Generic Data Analytics Tools
A well-rounded data scientist needs to have a broad ranges of tools and techniques in her toolkit. We might think of these as encompassing four stages of the process: 1) data gathering, 2) data wrangling, 3) data management, and 4) data analysis.
Hacking skills are indispensable for accessing and downloading certain types of Big Data — particularly social media data. Here the data scientist will need to become familiar with application programming interfaces (APIs). I have written a blog post on how to set up access to the Twitter API, and there are lots of other resources out there.
Data wrangling or ‘data munging’ is a critical data analytics skill. Once you have the data you then need to get it into a usable format. This might involve generating ‘pivot tables’ in Excel or PANDAS or R, or aggregating a time-series dataset to the daily or weekly or monthly level, or generating a series of new variables (aka ‘feature engineering’). And it might involve all of these things. Big Data are often unstructured data, meaning they are lacking pre-defined fields (aka ‘columns’ or ‘variables’) and linkages across databases. I don’t want to devote too much time to this issue as you’ll find plenty of resources online. The key takeaway is that data wrangling is something any social scientist or other type of researcher is familiar with — with Big Data there are just additional challenges in terms of scope and nature of the issues you’ll be dealing with.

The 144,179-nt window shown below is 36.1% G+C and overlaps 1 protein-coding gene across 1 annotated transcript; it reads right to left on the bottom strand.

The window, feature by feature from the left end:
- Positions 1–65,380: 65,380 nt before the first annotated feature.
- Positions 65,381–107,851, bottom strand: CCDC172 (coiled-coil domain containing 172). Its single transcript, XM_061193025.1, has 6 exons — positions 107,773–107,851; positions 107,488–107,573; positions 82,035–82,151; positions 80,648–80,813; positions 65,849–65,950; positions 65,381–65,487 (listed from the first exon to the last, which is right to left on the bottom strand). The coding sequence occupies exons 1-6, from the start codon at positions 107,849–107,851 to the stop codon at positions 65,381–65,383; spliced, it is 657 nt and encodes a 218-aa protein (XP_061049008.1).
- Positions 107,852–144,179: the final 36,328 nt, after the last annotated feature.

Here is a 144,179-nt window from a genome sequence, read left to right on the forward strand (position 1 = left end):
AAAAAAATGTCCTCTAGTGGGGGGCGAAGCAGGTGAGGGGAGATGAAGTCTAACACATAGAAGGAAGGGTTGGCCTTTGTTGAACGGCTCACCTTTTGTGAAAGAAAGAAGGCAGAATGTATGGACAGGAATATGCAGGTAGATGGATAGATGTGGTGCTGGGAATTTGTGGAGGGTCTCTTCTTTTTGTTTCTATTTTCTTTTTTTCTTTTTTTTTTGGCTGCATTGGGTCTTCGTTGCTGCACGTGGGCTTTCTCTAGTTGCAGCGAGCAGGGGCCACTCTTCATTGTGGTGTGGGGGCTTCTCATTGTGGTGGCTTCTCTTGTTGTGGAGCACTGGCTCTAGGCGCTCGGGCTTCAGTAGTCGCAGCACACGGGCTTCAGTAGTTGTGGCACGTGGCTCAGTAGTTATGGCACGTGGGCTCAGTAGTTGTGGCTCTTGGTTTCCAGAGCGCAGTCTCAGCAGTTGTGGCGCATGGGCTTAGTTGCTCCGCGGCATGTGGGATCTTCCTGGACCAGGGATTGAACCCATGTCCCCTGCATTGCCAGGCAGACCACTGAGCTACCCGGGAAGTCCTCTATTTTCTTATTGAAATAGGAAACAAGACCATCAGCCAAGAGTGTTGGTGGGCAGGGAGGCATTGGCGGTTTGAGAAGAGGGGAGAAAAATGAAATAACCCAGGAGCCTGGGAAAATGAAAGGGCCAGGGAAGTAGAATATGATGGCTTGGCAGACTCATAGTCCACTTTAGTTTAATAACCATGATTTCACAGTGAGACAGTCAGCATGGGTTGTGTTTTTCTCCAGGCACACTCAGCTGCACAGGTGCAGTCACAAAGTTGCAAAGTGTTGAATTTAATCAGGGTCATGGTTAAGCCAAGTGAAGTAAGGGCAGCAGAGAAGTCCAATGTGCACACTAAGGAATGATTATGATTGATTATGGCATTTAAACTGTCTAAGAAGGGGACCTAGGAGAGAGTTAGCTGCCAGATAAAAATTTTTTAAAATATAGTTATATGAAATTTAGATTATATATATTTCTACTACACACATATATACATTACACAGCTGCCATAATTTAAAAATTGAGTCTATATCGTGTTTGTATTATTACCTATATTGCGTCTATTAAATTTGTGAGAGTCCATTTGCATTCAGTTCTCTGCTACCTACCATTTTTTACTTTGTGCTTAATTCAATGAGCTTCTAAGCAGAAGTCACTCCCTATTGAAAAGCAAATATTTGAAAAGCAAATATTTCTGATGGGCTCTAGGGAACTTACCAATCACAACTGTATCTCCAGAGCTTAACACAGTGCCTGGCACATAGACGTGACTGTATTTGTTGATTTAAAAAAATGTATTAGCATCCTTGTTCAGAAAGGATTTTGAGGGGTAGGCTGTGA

Data scientists should have familiarity with database management. There are lots of options out there, ranging from traditional relational databases such as SQL to ‘noSQL’ databases such as MongoDB. In my own research I have recently leaned toward the MongoDB approach, but the data scientist may not have a choice. For this reason a solid understanding of both major approaches is helpful.
Once you have the data in usable format and you’ve found a question worth answering, you then need to analyze the data. There is a huge range of techniques for analyzing the data. In my training as a social scientist and then accounting scholar, I was trained to think of two broad sets of techniques — descriptive statistics and inferential statistics. Examples of the former are the mean, mode, median, and standard deviation, and are used to describe the data that you’re working with. To help deliver answers to a given research question, we then turn to a wide range of more advanced statistical techniques, including ordinary least squares (OLS) regression, logistic regression, negative binomial regression, etc.
Data scientists avail themselves of all these techniques in addition to a much broader range of tools. This is due in part to the rapidly developing field of computer science as well as the different types of questions data scientists are asking (it is a long story, but the crux of the argument is ‘prediction vs. explanation’).
Here the data scientist will be familiar with all of the ‘buzzwords’ — artificial intelligence, deep learning, machine learning, text mining, sentiment analysis, clustering, and more. Again, I don’t want to reinvent the wheel, so any number of articles out there can explain these tools and how they are applied in data analytics.